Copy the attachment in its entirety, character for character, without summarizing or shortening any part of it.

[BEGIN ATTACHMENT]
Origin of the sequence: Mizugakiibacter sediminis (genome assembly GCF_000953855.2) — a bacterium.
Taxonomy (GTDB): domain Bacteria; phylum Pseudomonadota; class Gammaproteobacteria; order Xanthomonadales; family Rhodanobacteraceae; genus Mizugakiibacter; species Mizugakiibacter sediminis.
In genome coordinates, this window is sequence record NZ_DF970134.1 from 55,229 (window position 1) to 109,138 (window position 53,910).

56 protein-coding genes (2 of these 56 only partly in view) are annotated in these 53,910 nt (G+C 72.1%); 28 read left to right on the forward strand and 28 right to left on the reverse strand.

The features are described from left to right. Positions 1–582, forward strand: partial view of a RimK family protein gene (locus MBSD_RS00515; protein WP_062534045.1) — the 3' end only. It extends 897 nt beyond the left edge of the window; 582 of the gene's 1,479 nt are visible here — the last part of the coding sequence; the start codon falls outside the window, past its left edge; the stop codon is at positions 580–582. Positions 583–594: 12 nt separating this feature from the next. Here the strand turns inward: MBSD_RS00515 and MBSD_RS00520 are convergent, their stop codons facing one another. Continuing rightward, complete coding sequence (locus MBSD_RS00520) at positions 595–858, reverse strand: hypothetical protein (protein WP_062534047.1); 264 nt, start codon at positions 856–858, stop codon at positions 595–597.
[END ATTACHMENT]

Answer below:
Origin of the sequence: Mizugakiibacter sediminis (genome assembly GCF_000953855.2) — a bacterium.
Taxonomy (GTDB): domain Bacteria; phylum Pseudomonadota; class Gammaproteobacteria; order Xanthomonadales; family Rhodanobacteraceae; genus Mizugakiibacter; species Mizugakiibacter sediminis.
In genome coordinates, this window is sequence record NZ_DF970134.1 from 55,229 (window position 1) to 109,138 (window position 53,910).

56 protein-coding genes (2 of these 56 only partly in view) are annotated in these 53,910 nt (G+C 72.1%); 28 read left to right on the forward strand and 28 right to left on the reverse strand.

The features are described from left to right. Positions 1–582, forward strand: partial view of a RimK family protein gene (locus MBSD_RS00515; protein WP_062534045.1) — the 3' end only. It extends 897 nt beyond the left edge of the window; 582 of the gene's 1,479 nt are visible here — the last part of the coding sequence; the start codon falls outside the window, past its left edge; the stop codon is at positions 580–582. Positions 583–594: 12 nt separating this feature from the next. Here the strand turns inward: MBSD_RS00515 and MBSD_RS00520 are convergent, their stop codons facing one another. Continuing rightward, complete coding sequence (locus MBSD_RS00520) at positions 595–858, reverse strand: hypothetical protein (protein WP_062534047.1); 264 nt, start codon at positions 856–858, stop codon at positions 595–597.